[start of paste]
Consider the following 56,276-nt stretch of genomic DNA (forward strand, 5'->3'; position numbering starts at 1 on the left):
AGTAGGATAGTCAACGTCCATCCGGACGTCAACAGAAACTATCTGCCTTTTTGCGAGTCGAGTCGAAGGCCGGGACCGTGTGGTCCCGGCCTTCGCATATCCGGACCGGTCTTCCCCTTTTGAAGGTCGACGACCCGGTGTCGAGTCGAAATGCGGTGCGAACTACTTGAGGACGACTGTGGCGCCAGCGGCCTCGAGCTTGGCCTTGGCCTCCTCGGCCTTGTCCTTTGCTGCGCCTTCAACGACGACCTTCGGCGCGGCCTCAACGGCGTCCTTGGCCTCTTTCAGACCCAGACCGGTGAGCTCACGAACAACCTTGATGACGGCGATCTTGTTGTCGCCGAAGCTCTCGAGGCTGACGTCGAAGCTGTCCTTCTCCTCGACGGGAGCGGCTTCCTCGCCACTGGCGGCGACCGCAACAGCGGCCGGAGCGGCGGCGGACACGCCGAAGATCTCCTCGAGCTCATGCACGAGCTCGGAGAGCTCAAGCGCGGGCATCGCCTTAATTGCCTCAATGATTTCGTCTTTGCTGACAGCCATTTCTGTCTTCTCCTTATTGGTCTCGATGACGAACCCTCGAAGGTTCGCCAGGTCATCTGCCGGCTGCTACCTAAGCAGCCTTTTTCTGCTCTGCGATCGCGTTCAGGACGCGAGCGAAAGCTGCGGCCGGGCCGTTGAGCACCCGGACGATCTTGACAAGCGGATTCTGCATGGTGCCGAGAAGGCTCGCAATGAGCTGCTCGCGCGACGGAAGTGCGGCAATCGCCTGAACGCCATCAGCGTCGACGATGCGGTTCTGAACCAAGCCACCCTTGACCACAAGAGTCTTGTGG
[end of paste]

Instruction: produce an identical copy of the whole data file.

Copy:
Consider the following 56,276-nt stretch of genomic DNA (forward strand, 5'->3'; position numbering starts at 1 on the left):
AGTAGGATAGTCAACGTCCATCCGGACGTCAACAGAAACTATCTGCCTTTTTGCGAGTCGAGTCGAAGGCCGGGACCGTGTGGTCCCGGCCTTCGCATATCCGGACCGGTCTTCCCCTTTTGAAGGTCGACGACCCGGTGTCGAGTCGAAATGCGGTGCGAACTACTTGAGGACGACTGTGGCGCCAGCGGCCTCGAGCTTGGCCTTGGCCTCCTCGGCCTTGTCCTTTGCTGCGCCTTCAACGACGACCTTCGGCGCGGCCTCAACGGCGTCCTTGGCCTCTTTCAGACCCAGACCGGTGAGCTCACGAACAACCTTGATGACGGCGATCTTGTTGTCGCCGAAGCTCTCGAGGCTGACGTCGAAGCTGTCCTTCTCCTCGACGGGAGCGGCTTCCTCGCCACTGGCGGCGACCGCAACAGCGGCCGGAGCGGCGGCGGACACGCCGAAGATCTCCTCGAGCTCATGCACGAGCTCGGAGAGCTCAAGCGCGGGCATCGCCTTAATTGCCTCAATGATTTCGTCTTTGCTGACAGCCATTTCTGTCTTCTCCTTATTGGTCTCGATGACGAACCCTCGAAGGTTCGCCAGGTCATCTGCCGGCTGCTACCTAAGCAGCCTTTTTCTGCTCTGCGATCGCGTTCAGGACGCGAGCGAAAGCTGCGGCCGGGCCGTTGAGCACCCGGACGATCTTGACAAGCGGATTCTGCATGGTGCCGAGAAGGCTCGCAATGAGCTGCTCGCGCGACGGAAGTGCGGCAATCGCCTGAACGCCATCAGCGTCGACGATGCGGTTCTGAACCAAGCCACCCTTGACCACAAGAGTCTTGTGG